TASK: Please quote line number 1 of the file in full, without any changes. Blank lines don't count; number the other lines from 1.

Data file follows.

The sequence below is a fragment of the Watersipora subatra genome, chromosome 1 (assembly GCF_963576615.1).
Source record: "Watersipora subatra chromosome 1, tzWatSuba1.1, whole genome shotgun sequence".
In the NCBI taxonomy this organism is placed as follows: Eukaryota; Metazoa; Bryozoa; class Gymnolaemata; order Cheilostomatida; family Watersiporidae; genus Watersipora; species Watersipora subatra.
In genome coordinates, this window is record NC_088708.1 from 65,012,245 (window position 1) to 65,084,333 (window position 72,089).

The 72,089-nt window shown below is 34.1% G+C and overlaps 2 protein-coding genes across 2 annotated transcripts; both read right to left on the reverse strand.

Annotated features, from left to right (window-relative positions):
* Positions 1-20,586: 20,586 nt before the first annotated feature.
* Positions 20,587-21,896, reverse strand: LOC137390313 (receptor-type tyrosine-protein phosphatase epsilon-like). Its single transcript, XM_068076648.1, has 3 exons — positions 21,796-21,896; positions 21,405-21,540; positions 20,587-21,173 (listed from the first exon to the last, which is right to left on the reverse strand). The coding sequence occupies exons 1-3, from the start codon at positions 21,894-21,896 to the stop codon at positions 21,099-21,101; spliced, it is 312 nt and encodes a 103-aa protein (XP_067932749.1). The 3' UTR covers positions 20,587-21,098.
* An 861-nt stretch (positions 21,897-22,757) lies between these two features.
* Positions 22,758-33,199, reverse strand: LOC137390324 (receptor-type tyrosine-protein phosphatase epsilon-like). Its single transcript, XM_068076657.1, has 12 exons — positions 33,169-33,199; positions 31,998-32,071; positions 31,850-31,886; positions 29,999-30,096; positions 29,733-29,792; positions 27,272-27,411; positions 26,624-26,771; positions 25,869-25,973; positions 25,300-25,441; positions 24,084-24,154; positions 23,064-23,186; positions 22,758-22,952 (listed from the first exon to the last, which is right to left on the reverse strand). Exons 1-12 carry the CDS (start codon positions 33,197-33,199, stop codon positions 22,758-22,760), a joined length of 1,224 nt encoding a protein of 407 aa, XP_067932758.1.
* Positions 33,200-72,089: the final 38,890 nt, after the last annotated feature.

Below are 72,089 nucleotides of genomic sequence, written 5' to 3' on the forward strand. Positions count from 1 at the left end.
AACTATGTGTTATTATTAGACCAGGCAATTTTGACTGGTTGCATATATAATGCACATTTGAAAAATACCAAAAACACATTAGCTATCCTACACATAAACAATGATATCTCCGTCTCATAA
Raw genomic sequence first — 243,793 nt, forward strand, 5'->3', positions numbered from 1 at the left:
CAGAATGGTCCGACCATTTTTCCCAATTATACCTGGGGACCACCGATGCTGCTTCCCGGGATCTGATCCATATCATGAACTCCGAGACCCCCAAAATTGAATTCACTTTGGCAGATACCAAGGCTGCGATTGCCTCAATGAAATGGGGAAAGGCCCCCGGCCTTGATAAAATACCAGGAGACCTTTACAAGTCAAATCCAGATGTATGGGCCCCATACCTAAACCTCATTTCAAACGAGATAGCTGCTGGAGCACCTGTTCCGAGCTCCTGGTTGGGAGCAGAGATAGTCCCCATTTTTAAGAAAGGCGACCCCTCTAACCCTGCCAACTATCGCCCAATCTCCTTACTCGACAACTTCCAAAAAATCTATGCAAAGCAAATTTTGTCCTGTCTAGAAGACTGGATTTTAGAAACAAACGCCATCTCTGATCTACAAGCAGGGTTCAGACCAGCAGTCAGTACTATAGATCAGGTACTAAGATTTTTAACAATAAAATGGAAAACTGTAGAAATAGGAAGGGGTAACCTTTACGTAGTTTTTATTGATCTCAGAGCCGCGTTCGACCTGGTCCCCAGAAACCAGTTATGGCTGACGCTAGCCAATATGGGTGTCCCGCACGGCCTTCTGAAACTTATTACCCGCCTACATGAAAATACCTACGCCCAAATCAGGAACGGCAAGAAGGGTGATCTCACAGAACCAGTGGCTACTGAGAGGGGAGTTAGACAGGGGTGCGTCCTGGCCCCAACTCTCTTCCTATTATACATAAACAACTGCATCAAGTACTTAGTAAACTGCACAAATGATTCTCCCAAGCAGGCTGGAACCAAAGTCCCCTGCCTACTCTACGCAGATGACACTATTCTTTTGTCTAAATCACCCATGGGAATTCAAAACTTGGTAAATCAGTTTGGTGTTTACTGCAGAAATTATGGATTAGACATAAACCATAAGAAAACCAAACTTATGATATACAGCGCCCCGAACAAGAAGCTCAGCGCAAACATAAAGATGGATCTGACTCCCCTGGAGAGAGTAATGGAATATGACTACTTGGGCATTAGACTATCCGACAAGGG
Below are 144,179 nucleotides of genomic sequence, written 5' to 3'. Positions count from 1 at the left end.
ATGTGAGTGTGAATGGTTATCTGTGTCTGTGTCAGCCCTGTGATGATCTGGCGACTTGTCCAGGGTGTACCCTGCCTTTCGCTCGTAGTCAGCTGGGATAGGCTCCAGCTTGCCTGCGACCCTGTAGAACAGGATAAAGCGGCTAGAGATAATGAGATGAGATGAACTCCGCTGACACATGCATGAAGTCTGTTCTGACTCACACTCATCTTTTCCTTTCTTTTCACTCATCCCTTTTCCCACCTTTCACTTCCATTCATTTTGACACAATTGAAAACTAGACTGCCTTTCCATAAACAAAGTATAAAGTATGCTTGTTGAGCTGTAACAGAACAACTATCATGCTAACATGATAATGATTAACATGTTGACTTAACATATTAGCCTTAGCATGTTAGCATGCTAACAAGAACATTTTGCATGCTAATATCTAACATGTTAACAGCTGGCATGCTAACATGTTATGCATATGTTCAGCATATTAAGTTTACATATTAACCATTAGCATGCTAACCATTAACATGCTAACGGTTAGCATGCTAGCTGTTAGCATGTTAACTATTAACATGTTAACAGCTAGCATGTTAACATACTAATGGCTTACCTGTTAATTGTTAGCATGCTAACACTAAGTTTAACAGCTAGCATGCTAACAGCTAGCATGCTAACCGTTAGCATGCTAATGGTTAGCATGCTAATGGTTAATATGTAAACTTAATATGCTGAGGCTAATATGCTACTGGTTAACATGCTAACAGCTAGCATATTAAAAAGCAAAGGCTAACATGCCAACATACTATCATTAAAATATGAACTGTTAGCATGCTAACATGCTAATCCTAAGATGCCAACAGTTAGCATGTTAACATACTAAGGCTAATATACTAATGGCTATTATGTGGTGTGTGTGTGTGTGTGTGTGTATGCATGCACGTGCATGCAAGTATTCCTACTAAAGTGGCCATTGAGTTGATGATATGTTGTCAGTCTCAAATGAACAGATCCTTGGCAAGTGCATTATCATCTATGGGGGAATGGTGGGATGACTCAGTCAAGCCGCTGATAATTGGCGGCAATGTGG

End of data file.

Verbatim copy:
The sequence below is a fragment of the Watersipora subatra genome, chromosome 1 (assembly GCF_963576615.1).